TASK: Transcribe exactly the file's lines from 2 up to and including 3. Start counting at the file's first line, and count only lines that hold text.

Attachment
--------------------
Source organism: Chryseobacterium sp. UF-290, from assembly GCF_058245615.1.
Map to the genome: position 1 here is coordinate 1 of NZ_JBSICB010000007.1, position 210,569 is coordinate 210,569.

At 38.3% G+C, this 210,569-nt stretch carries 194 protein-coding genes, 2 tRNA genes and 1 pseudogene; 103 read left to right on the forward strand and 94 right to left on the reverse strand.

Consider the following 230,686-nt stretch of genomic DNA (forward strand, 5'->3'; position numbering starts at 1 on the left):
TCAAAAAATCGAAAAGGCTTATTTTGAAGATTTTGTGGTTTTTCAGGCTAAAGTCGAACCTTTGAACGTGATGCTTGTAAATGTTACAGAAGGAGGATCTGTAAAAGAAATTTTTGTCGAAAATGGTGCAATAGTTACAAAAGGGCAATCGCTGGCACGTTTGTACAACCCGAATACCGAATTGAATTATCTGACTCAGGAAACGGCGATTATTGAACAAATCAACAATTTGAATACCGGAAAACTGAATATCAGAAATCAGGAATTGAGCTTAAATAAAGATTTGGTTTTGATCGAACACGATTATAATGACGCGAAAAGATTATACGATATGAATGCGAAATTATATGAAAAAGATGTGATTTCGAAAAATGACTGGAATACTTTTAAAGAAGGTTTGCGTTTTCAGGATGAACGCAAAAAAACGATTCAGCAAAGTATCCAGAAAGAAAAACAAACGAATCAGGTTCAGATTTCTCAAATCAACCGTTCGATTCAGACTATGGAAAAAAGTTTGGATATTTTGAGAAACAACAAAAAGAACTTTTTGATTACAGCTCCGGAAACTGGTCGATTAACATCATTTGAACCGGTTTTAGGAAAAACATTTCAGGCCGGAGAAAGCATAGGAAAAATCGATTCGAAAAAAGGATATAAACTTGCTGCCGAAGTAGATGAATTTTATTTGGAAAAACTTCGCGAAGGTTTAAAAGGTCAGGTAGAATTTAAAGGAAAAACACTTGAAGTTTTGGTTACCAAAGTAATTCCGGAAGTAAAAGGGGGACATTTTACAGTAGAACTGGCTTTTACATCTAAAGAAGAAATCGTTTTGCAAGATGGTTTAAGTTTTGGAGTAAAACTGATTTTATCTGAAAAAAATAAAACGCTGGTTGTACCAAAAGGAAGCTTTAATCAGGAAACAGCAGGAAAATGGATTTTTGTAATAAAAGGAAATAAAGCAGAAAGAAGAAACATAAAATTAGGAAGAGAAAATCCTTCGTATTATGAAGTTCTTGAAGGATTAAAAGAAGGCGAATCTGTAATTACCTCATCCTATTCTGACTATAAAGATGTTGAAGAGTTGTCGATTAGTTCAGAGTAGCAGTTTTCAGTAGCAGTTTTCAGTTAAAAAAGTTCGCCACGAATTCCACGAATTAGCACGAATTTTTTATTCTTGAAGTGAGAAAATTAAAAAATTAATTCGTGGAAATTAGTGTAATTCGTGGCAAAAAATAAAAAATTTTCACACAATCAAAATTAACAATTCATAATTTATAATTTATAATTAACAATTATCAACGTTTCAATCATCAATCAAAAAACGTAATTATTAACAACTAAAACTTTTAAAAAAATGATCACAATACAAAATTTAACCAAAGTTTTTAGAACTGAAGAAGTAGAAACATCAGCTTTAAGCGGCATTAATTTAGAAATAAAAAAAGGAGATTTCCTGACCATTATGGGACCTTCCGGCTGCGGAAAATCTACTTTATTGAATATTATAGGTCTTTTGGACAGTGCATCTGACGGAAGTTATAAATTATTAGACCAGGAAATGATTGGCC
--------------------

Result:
Map to the genome: position 1 here is coordinate 1 of NZ_JBSICB010000007.1, position 210,569 is coordinate 210,569.

At 38.3% G+C, this 210,569-nt stretch carries 194 protein-coding genes, 2 tRNA genes and 1 pseudogene; 103 read left to right on the forward strand and 94 right to left on the reverse strand.